CFSA Held an Open Day on “Limiting Aluminum intake for Better Health”
Five Ministries including NHFPC (National Health and Family Planning Commission of the People’s Republic of China) have recently issued a joint announcement to change the regulations on the use of aluminum-containing food additives. Since July 1st 2014, sodium aluminium acid phosphate, sodium silicoaluminate and starch aluminium octenylsuccinate cannot be used in food processing and production; aluminium potassium sulfate and aluminum ammonium sulfate cannot be added in flour products such as steamed bread and steamed sponge cake, etc. (excluding fried flour products, flour paste, wrapped powder and fried powder used for coating). In addition, aluminum-containing food additives are not allowed in puffed food.
On June 6th 2014, China National Center for Food Safety Risk Assessment (CFSA) held an open day to explain those regulatory changes and the health impact of aluminum-containing food additives. Jianbo Zhang, the Deputy Director of The Standard Division III in CFSA emphasized that safety and necessity are the two most important principles for food additives management. The main reasons for the regulatory adjustment are as a result of the health guidance value for aluminum being lowered by JECFA; and the results of risk assessment. A survey on the use of aluminum-containing food additives in industry has been conducted and the provisions of CAC and other countries have been referenced. Zhang emphasized that the permitted types of aluminum-containing food additives would be reduced and the permitted concentration in food for those remaining will be further limited.
Ning Ma, associate researcher of the Risk Assessment Division I outlined that aluminum compounds have been utilized for hundreds of years in China and that aluminum-containing food additives, represented by alums, have been widely used by food industry. However, in recent years the media have reported that aluminum-containing food additives may cause senile dementia and other diseases, which triggered public concerns. Therefore, the Expert Committee of National Food Safety Risk Assessment initiated an assessment of the dietary exposure to aluminum in the Chinese population as a priority program.
Data shows that aluminum intake mainly comes from aluminum-containing food additives which are used as raising agents in flour products, coagulators for jellyfish processing, anti-tackiness agents in food ingredient powder and as a carrier of pigments. Foods with a high content of aluminum include jellyfish, fried bread sticks, deep-fried dough cake, vermicelli pasta, fried dough twist and steamed buns, etc.
International studies have shown that a balanced routine diet will not lead to aluminum poisoning. Some researches indicate that aluminum may be linked with senile dementia, however JECFA (Joint FAO/WHO Expert Committee on Food and Additives) considered that the dietary exposure to aluminum was unlikely to increase the risk of senile dementia. Other suggested “possible” adverse health effects of aluminum include those on nerve and bone tissue and on iron metabolism .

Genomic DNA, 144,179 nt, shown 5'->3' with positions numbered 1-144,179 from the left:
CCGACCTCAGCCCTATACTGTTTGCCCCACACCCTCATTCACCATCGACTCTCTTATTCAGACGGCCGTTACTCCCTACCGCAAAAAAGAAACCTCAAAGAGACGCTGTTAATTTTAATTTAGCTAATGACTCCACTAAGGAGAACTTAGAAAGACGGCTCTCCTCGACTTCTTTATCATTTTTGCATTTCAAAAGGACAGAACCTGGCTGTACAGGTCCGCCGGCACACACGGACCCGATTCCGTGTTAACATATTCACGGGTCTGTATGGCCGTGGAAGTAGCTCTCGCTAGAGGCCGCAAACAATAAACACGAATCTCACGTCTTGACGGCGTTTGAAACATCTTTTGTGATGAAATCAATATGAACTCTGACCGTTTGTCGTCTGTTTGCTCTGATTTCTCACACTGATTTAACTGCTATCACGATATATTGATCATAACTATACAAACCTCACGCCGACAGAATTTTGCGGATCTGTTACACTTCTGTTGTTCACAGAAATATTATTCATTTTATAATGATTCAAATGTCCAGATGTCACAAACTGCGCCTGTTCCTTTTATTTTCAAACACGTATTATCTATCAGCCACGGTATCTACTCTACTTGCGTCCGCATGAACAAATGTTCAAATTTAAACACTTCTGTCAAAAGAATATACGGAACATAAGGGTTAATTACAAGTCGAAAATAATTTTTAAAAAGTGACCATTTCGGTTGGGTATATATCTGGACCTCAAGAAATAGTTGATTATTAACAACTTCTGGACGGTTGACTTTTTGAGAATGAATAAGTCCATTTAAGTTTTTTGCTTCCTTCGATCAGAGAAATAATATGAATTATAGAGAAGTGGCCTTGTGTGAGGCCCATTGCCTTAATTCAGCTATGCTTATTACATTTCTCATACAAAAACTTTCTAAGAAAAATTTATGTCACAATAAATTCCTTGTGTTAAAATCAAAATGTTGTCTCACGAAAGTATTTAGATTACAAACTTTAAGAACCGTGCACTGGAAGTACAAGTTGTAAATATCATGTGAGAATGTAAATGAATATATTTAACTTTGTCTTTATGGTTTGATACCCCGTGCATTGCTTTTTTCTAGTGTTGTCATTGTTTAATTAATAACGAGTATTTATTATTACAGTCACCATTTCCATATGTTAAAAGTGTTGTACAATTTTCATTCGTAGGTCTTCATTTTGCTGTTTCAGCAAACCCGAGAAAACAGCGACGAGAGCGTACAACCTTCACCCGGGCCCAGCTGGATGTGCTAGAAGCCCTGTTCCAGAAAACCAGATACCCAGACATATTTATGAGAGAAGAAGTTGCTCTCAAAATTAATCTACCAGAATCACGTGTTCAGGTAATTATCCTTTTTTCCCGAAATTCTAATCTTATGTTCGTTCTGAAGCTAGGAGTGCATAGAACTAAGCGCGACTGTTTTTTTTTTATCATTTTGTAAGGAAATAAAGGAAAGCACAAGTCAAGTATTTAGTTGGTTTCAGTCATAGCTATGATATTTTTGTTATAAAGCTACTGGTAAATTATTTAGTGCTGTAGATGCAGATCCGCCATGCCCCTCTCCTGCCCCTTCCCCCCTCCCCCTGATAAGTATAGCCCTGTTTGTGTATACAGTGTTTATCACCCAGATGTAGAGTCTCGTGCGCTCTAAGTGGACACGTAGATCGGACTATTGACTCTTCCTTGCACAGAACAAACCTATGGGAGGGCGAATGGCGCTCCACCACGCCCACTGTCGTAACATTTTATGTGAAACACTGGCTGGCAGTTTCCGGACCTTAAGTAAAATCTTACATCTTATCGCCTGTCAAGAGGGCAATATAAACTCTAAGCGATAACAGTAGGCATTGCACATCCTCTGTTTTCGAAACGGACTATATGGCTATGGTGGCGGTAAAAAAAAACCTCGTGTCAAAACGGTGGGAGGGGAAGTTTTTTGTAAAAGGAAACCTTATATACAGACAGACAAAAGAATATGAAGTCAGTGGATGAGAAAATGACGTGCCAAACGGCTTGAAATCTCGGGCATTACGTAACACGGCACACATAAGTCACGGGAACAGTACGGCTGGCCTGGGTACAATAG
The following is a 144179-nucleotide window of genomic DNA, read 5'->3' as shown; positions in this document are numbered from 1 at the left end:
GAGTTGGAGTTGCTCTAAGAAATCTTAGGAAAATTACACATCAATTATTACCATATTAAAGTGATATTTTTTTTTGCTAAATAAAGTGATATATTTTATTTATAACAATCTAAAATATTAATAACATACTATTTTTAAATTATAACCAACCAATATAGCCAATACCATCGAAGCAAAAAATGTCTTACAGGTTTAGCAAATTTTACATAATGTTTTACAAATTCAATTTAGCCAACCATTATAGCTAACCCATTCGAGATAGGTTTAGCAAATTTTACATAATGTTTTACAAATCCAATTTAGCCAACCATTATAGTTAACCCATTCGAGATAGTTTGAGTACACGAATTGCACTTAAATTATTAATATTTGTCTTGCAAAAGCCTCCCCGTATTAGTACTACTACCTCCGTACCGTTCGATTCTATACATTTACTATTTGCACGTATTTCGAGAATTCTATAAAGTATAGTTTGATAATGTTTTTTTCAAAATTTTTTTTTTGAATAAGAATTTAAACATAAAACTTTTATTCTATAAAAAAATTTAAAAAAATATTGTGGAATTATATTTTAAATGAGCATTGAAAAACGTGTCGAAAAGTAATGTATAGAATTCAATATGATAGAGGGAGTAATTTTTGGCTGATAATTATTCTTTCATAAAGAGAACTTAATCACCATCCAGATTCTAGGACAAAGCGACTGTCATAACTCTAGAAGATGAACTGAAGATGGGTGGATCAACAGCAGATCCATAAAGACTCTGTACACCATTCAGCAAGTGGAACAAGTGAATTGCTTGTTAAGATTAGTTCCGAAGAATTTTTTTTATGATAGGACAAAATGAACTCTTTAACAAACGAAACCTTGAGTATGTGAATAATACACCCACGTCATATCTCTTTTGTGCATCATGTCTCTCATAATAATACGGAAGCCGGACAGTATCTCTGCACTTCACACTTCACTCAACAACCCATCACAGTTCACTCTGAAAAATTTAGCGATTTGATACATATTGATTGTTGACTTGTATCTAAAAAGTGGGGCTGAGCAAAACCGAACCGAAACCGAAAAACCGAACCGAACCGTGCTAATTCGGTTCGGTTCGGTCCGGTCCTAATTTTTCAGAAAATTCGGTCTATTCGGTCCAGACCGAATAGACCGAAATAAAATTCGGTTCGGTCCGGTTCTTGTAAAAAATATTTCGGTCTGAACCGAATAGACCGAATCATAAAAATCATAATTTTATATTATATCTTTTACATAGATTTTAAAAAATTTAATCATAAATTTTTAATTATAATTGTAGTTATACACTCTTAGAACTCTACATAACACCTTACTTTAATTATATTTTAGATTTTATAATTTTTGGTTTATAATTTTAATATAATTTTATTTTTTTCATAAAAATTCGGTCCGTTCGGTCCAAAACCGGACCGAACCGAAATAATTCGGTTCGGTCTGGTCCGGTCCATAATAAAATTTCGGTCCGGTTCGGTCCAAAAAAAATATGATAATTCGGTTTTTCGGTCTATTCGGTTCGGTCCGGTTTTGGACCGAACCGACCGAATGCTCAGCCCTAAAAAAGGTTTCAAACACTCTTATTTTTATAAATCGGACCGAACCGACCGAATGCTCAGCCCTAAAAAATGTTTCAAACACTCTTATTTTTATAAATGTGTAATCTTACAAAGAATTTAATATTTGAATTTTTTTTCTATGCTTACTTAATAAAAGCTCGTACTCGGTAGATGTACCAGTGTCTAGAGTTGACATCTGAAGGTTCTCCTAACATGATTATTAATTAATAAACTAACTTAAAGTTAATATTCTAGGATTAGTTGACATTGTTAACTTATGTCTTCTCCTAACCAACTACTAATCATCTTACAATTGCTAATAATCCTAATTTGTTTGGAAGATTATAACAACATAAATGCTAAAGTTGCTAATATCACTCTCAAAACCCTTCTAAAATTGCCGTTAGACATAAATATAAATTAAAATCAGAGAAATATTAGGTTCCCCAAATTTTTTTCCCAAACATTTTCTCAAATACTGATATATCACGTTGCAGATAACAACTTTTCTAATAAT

In order to protect public health, JECFA has set the ‘provisional tolerated weekly intake’ (PTWI) of aluminum at 2 milligram per kilogram of body weight, which means 120 milligram of aluminum per week for a 60-kilogram adult which will not lead to an accumulation of aluminum or cause any damage to health. If the intake amount of aluminum occasionally exceeds PTWI, it would not affect the health either.
According to the risk assessment results the average aluminum intake by the Chinese population is lower than the PTWI proposed by JECFA; however, there are certain concerns for children under 14 years old and consumers who frequently consume foods containing a high level of aluminum. Flour products such as steamed bun, fried dough stick and noodles, etc. are the main sources of aluminum intake, and the aluminum intake of children from 7 to 14 years old mainly comes from puffed foods.
In order to further control aluminum intake, the government has revised corresponding standards, focusing on the control of aluminum in flour products and puffed foods. These modifications could greatly reduce the dietary intake level of aluminum among Chinese populations and further protect public health. According to a preliminary estimates, the average intake level of aluminum among Chinese populations will be decreased by 85.6% after implementation of the new standard, which only accounts for 12.92% of the reference value (PTWI) proposed by JECFA.
Ning Ma emphasized that consumers maintain a balanced diet and avoid the over consumption of particular foods which might result in an excessive intake of aluminum. In addition, particular attention should be paid to the consumption patterns of children. Puffed foods should be limited and jellyfish consumption should be reduced and the jellyfish needs to be soaked and cleaned repeatedly before consumption. Consumers should be encouraged to read food labels to become better informed on the foods that contain aluminum-based food additives.